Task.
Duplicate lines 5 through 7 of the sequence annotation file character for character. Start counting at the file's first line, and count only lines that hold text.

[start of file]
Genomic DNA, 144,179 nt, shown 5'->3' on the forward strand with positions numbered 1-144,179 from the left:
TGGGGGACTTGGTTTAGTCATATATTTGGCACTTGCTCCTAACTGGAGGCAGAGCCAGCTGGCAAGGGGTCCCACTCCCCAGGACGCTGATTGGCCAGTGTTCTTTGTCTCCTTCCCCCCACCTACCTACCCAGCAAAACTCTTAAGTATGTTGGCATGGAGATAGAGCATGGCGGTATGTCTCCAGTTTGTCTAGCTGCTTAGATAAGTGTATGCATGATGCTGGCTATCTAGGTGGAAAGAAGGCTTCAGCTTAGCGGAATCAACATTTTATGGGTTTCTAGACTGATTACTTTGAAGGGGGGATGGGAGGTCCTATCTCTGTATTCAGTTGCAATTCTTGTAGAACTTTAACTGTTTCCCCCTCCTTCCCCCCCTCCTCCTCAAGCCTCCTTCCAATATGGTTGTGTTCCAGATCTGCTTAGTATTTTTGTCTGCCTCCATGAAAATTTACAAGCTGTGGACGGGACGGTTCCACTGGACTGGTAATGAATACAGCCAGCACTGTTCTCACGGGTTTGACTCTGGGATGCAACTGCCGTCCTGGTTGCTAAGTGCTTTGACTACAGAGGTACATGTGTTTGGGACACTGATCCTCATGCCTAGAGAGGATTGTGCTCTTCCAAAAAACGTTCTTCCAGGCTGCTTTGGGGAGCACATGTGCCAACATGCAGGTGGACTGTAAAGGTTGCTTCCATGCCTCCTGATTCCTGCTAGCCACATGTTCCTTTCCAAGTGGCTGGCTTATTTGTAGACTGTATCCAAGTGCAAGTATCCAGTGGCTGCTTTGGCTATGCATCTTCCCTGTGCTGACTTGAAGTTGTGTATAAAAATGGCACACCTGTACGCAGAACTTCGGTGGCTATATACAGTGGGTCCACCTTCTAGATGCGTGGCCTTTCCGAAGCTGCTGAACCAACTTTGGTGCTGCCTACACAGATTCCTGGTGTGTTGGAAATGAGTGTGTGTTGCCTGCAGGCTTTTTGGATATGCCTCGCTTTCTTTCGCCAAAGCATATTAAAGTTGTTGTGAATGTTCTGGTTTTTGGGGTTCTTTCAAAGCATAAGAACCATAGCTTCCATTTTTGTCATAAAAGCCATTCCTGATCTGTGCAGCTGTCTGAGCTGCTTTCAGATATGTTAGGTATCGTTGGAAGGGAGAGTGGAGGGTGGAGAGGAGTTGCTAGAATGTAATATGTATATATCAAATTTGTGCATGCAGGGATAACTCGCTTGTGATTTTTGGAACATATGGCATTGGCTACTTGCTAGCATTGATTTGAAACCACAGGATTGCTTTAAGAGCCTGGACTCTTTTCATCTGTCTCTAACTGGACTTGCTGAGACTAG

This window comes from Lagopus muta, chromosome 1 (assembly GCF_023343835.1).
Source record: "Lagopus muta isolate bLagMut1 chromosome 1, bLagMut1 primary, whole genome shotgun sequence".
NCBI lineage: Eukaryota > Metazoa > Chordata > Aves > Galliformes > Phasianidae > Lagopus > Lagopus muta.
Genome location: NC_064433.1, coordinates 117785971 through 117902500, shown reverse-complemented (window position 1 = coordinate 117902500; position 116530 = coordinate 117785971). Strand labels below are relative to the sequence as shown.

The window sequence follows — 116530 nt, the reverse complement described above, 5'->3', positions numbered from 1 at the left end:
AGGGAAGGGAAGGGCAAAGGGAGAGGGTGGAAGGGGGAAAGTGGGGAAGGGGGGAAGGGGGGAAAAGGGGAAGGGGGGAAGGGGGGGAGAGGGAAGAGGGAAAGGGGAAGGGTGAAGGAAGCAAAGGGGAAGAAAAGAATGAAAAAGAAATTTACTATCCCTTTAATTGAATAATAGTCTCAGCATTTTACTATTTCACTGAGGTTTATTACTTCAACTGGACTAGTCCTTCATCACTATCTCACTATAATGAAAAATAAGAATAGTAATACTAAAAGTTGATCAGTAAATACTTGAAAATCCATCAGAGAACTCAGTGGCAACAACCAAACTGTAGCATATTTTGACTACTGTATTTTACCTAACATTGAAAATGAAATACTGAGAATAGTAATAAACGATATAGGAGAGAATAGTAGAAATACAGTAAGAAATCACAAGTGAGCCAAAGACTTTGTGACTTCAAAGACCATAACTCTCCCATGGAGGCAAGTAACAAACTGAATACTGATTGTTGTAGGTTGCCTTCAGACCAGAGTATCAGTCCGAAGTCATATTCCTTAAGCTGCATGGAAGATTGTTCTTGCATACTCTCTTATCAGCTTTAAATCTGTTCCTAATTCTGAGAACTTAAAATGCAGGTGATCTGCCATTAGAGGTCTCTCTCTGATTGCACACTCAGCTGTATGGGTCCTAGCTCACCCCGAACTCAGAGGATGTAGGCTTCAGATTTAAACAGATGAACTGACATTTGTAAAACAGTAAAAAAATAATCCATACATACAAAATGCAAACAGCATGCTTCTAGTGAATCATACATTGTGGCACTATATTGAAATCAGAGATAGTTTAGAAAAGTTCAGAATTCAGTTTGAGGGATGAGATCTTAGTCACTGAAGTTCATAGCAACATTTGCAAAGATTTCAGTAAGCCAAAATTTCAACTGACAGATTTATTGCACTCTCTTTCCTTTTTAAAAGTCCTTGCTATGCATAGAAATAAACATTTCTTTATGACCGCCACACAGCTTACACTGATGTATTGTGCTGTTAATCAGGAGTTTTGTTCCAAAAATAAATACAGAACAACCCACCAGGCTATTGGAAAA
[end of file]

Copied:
NCBI lineage: Eukaryota > Metazoa > Chordata > Aves > Galliformes > Phasianidae > Lagopus > Lagopus muta.
Genome location: NC_064433.1, coordinates 117785971 through 117902500, shown reverse-complemented (window position 1 = coordinate 117902500; position 116530 = coordinate 117785971). Strand labels below are relative to the sequence as shown.

The window sequence follows — 116530 nt, the reverse complement described above, 5'->3', positions numbered from 1 at the left end: